It’s no secret that venture funds have gotten bigger in recent years, but the $5 billion Warburg, Pincus Equity Partners, L.P. far exceeds the norm – and raises questions about whether the vehicle really is a venture fund, and, if so, how one firm will put that much capital to work. Under Warburg Pincus’ deployment strategy, the firm will have to search for some 167 deals in the next six years.
Managing Director Bowman Cutter knows Warburg Pincus’ hefty vehicles are difficult to label, but the description “venture capital funds” comes closest, he says.
About one-third of the firm’s money goes into “pure, absolute, raw venture stuff,” he explains. Another third goes into growth capital, and the remaining third is invested in mature companies. The firm has a general understanding with its limited partners that it will not invest much more than 30% of the new vehicle outside the United States. Warburg Pincus does, however, have offices in London, Hong Kong and Tokyo. Rarely does the firm invest in public companies domestically, and – despite the firm’s reputation – Warburg Pincus almost never engages in leveraged buyouts, Mr. Cutter says.
Warburg Pincus raises 12-year funds and plans for a six-year investment period. However, Mr. Cutter expects the new vehicle likely will be invested more quickly, as was its predecessor, 1994’s $2 billion Warburg, Pincus Ventures, L.P., which is posting returns of about 27% net, he adds.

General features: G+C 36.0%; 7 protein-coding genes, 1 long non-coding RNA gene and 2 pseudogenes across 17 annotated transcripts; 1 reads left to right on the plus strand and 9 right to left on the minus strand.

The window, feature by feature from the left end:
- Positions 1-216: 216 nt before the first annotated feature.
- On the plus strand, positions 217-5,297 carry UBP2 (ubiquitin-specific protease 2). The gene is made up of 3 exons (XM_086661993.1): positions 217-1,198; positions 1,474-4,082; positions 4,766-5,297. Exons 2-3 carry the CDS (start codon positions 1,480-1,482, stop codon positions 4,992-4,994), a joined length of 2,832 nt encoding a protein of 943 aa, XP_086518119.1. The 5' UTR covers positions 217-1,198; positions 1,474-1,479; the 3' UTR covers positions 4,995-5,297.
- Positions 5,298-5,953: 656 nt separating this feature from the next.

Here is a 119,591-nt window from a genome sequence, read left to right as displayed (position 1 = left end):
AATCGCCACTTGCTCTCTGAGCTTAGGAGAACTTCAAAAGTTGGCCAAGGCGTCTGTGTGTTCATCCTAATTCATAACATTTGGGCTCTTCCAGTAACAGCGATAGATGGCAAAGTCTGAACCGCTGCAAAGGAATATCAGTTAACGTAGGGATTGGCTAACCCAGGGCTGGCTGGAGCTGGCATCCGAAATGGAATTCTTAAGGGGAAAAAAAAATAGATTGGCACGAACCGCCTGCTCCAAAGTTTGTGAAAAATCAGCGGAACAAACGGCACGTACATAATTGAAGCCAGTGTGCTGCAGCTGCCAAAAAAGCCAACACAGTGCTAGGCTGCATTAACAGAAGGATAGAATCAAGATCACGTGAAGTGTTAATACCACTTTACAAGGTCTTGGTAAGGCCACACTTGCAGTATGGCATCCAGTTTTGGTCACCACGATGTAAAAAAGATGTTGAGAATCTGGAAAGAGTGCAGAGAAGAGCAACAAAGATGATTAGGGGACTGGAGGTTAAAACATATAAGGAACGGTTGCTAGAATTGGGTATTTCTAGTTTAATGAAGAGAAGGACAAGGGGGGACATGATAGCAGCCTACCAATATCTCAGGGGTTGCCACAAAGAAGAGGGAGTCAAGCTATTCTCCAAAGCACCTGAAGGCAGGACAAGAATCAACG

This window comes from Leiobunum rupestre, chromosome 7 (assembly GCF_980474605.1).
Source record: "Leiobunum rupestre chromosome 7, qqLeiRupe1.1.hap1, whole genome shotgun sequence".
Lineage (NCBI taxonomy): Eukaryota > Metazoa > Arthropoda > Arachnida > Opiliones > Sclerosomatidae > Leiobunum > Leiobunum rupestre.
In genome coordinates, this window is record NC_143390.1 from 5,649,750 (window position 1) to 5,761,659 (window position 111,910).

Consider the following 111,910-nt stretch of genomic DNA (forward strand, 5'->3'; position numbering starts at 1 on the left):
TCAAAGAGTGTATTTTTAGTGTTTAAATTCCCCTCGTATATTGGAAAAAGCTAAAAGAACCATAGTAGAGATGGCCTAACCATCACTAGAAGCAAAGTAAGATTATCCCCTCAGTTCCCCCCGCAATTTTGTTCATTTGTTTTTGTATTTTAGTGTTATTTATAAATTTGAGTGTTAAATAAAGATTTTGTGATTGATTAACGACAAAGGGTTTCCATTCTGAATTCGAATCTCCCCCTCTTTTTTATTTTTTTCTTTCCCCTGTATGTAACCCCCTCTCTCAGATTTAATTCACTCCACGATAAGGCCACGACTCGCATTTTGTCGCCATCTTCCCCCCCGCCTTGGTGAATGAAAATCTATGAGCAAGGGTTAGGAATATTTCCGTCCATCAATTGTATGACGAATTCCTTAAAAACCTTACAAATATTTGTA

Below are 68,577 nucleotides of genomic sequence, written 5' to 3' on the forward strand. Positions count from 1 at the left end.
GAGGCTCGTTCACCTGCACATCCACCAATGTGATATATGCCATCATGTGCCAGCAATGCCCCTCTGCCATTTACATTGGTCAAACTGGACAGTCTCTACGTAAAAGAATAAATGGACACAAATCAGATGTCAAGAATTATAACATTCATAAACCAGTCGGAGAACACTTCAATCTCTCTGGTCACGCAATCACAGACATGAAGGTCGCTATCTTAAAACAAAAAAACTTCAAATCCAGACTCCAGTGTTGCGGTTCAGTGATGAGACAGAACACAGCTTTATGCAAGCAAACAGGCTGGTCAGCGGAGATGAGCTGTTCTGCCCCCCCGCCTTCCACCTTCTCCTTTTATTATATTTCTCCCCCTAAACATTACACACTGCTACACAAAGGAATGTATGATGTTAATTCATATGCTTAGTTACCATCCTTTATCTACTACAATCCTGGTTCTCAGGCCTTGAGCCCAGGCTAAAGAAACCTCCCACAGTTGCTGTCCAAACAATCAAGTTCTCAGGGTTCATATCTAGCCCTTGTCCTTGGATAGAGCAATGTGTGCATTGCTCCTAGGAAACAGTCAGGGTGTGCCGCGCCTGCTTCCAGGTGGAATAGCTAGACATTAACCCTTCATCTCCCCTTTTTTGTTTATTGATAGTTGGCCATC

Warburg Pincus set out to raise between $3 billion and $4 billion in 1998 but, with the advisory board’s permission, allowed the fund to reach $5 billion.
About 70% of the capital came from existing limited partners, many of which are corporate pensions. In adding investors, the firm made a dedicated effort to attract public pension capital this time around, Mr. Cutter says.
Warburg, Pincus Equity Partners, L.P. features a 1.5% management fee and a 20% carried interest split.
To expedite deals, senior members of the firm – Warburg Pincus boasts 37 managing directors – initially review investment opportunities quickly rejecting more than half. The remainder are forwarded to less senior investment professionals who undertake due diligence.
Given its considerable capital, Warburg Pincus makes larger investments and rarely syndicates deals. “We tend not to be part of the clubs,” Mr. Cutter says.
The firm’s typical deal size, for all stage investments, is around $40 million. True venture deals are probably half that, Mr. Cutter roughly estimates.
That doesn’t necessarily translate into all late-stage deals, however. The firm takes considerable stakes in companies, generally becoming the single largest shareholder. Although the firm tries not to bigfoot company management, Warburg Pincus is not a passive investor. The firm intends to provide all the capital a company will need, freeing its management to concentrate on the business of the enterprise.
Mr. Cutter acknowledges that giving so much control to one party – an investor – is a trade-off for entrepreneurs, but he says companies that require a long investment period and carry significant execution risk do not want to expend their resources chasing additional rounds of capital from new backers.
Warburg Pincus makes venture investments in information technology and health care, including biotechnology and medical devices. The firm also invests in energy, financial services, media and communications and retail companies, although those tend to be larger, less venture-like deals.